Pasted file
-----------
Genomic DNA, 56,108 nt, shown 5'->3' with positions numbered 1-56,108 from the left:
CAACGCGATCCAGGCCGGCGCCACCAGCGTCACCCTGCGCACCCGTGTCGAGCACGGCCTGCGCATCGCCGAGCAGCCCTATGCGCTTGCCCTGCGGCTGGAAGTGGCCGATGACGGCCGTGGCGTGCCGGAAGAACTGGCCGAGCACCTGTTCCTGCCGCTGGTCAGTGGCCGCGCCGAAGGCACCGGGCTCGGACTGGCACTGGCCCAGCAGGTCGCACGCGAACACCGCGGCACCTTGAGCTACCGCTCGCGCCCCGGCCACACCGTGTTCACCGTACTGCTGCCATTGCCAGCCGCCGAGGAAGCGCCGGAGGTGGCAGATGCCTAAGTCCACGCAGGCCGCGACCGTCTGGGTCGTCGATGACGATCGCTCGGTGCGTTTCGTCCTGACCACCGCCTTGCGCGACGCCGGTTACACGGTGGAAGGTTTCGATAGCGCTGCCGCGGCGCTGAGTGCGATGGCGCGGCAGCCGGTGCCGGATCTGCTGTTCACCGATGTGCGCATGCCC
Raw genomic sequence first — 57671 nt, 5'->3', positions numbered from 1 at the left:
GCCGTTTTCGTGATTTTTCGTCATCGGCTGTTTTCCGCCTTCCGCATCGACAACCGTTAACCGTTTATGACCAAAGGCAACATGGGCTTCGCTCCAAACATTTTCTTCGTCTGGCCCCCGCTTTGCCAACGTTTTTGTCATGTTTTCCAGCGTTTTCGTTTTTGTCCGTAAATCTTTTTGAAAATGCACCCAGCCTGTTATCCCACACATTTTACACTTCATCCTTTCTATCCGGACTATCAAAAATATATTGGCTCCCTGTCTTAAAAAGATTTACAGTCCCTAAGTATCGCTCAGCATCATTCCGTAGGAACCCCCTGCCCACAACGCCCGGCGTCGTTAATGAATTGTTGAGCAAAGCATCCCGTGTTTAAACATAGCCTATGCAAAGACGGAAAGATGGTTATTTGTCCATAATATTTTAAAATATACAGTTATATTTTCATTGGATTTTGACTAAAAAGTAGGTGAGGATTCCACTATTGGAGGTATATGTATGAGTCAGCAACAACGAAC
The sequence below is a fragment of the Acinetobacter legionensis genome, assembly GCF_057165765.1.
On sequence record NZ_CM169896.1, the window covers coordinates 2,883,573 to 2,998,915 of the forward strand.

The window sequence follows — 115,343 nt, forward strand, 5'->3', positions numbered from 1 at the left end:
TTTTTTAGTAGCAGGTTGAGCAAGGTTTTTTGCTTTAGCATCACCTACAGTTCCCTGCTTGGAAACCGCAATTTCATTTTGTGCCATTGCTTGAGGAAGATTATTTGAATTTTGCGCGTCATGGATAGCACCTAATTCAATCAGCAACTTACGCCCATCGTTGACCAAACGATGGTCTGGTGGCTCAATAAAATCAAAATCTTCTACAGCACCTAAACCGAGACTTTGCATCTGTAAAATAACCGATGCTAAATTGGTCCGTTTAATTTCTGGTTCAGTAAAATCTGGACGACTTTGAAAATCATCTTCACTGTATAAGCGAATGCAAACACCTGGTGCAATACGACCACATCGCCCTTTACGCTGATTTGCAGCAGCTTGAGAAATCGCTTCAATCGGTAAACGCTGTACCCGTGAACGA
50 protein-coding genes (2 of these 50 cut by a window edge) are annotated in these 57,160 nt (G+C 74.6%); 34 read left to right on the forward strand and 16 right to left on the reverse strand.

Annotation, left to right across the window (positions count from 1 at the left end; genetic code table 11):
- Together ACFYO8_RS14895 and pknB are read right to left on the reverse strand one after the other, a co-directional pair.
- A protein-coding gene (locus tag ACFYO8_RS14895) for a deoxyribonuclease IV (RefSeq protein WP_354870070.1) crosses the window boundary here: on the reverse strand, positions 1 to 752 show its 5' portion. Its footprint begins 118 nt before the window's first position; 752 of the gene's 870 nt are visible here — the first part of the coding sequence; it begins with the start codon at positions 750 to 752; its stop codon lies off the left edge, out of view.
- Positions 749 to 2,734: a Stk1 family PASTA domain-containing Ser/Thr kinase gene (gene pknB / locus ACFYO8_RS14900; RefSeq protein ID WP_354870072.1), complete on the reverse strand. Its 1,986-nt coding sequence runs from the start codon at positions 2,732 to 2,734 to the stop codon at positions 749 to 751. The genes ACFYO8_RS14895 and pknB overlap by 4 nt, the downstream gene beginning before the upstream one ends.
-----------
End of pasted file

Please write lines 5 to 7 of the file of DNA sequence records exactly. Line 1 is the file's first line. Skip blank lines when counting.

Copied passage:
The sequence below is a fragment of the Acinetobacter legionensis genome, assembly GCF_057165765.1.
On sequence record NZ_CM169896.1, the window covers coordinates 2,883,573 to 2,998,915 of the forward strand.

The window sequence follows — 115,343 nt, forward strand, 5'->3', positions numbered from 1 at the left end: